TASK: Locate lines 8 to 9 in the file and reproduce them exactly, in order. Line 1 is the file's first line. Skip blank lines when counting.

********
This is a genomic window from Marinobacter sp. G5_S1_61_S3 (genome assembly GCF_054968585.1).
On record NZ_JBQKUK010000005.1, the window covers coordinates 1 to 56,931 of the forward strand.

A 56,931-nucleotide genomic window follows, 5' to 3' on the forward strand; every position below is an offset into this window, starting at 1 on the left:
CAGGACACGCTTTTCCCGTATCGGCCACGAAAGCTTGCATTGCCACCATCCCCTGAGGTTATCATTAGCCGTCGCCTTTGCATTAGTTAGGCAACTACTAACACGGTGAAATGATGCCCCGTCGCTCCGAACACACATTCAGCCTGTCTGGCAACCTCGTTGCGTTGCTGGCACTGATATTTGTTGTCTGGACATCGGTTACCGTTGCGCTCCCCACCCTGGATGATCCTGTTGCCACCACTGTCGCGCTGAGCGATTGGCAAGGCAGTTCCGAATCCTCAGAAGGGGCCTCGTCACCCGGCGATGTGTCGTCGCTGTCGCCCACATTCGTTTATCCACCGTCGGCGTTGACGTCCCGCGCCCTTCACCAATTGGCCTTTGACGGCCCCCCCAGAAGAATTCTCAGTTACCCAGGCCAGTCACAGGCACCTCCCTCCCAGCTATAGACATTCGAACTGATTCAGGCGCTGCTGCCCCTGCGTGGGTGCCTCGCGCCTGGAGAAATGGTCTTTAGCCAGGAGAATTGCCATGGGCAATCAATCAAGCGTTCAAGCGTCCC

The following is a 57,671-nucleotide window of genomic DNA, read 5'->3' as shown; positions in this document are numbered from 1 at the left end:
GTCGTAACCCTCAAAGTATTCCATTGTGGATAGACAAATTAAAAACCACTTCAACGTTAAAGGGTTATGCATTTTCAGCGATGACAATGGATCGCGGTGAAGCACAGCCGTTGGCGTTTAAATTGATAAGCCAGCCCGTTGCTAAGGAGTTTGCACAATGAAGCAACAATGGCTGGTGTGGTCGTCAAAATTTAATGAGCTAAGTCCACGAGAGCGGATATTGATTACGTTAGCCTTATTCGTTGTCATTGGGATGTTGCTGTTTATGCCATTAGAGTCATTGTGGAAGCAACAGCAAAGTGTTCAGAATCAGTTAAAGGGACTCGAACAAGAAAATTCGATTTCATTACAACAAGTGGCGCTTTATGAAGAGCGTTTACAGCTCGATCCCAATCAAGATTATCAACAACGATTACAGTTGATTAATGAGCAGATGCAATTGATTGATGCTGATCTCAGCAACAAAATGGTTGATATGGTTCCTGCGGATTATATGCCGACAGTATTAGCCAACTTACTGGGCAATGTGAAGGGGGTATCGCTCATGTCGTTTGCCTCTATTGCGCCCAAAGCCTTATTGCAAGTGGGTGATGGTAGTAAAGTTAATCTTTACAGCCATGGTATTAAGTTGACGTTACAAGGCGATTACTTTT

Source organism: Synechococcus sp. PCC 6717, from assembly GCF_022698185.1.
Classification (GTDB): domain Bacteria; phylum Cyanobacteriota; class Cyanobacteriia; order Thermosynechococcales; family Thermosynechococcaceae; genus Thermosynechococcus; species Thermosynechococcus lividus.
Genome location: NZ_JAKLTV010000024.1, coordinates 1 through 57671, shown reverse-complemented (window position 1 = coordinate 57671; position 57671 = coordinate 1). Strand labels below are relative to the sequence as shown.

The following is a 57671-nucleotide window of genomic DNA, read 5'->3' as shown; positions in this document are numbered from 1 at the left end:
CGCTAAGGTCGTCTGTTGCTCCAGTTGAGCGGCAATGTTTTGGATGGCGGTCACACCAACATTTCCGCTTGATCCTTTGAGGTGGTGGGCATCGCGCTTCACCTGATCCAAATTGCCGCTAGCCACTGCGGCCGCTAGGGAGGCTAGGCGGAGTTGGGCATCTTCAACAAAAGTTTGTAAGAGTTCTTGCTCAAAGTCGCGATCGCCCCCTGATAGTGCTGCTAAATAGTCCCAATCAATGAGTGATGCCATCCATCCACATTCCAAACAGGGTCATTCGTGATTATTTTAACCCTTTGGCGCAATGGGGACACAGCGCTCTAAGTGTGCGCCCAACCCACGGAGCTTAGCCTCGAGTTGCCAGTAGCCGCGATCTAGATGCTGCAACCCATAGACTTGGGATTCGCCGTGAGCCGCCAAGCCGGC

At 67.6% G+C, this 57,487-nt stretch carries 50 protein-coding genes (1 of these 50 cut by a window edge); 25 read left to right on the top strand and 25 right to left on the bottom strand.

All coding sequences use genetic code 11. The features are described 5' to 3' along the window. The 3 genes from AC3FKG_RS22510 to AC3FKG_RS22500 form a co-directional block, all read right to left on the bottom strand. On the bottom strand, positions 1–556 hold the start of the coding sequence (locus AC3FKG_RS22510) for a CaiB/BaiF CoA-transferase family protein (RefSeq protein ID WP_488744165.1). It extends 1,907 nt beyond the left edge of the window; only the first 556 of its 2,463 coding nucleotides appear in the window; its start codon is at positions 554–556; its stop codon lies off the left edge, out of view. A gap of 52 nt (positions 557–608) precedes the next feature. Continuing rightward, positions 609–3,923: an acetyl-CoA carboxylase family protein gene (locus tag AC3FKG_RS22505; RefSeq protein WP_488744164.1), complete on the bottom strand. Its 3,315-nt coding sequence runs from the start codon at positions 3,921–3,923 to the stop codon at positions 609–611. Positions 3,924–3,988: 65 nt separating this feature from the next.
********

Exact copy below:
Classification (GTDB): domain Bacteria; phylum Cyanobacteriota; class Cyanobacteriia; order Thermosynechococcales; family Thermosynechococcaceae; genus Thermosynechococcus; species Thermosynechococcus lividus.
Genome location: NZ_JAKLTV010000024.1, coordinates 1 through 57671, shown reverse-complemented (window position 1 = coordinate 57671; position 57671 = coordinate 1). Strand labels below are relative to the sequence as shown.